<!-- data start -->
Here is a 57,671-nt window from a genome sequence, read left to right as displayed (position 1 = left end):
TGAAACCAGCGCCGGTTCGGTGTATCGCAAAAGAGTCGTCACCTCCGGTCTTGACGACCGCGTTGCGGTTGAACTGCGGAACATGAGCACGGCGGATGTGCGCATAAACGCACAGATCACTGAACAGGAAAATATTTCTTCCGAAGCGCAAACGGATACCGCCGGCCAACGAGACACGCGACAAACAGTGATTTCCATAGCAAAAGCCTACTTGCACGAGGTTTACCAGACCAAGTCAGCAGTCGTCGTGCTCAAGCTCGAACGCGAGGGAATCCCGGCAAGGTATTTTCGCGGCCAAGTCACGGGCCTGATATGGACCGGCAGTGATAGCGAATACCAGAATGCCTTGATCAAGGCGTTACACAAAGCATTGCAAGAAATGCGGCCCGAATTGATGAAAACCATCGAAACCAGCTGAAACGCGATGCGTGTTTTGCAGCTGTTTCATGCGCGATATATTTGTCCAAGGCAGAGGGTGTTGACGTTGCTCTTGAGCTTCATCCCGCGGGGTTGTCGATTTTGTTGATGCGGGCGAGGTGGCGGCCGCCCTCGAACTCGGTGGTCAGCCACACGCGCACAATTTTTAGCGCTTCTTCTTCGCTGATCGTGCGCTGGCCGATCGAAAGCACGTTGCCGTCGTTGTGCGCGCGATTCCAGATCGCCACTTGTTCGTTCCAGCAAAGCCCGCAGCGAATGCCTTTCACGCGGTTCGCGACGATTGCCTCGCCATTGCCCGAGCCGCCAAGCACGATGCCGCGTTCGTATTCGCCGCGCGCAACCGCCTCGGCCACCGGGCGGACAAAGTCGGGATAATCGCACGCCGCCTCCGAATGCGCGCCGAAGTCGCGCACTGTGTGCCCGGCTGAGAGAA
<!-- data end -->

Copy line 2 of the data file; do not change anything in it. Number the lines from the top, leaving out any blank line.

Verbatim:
TGAAACCAGCGCCGGTTCGGTGTATCGCAAAAGAGTCGTCACCTCCGGTCTTGACGACCGCGTTGCGGTTGAACTGCGGAACATGAGCACGGCGGATGTGCGCATAAACGCACAGATCACTGAACAGGAAAATATTTCTTCCGAAGCGCAAACGGATACCGCCGGCCAACGAGACACGCGACAAACAGTGATTTCCATAGCAAAAGCCTACTTGCACGAGGTTTACCAGACCAAGTCAGCAGTCGTCGTGCTCAAGCTCGAACGCGAGGGAATCCCGGCAAGGTATTTTCGCGGCCAAGTCACGGGCCTGATATGGACCGGCAGTGATAGCGAATACCAGAATGCCTTGATCAAGGCGTTACACAAAGCATTGCAAGAAATGCGGCCCGAATTGATGAAAACCATCGAAACCAGCTGAAACGCGATGCGTGTTTTGCAGCTGTTTCATGCGCGATATATTTGTCCAAGGCAGAGGGTGTTGACGTTGCTCTTGAGCTTCATCCCGCGGGGTTGTCGATTTTGTTGATGCGGGCGAGGTGGCGGCCGCCCTCGAACTCGGTGGTCAGCCACACGCGCACAATTTTTAGCGCTTCTTCTTCGCTGATCGTGCGCTGGCCGATCGAAAGCACGTTGCCGTCGTTGTGCGCGCGATTCCAGATCGCCACTTGTTCGTTCCAGCAAAGCCCGCAGCGAATGCCTTTCACGCGGTTCGCGACGATTGCCTCGCCATTGCCCGAGCCGCCAAGCACGATGCCGCGTTCGTATTCGCCGCGCGCAACCGCCTCGGCCACCGGGCGGACAAAGTCGGGATAATCGCACGCCGCCTCCGAATGCGCGCCGAAGTCGCGCACTGTGTGCCCGGCTGAGAGAA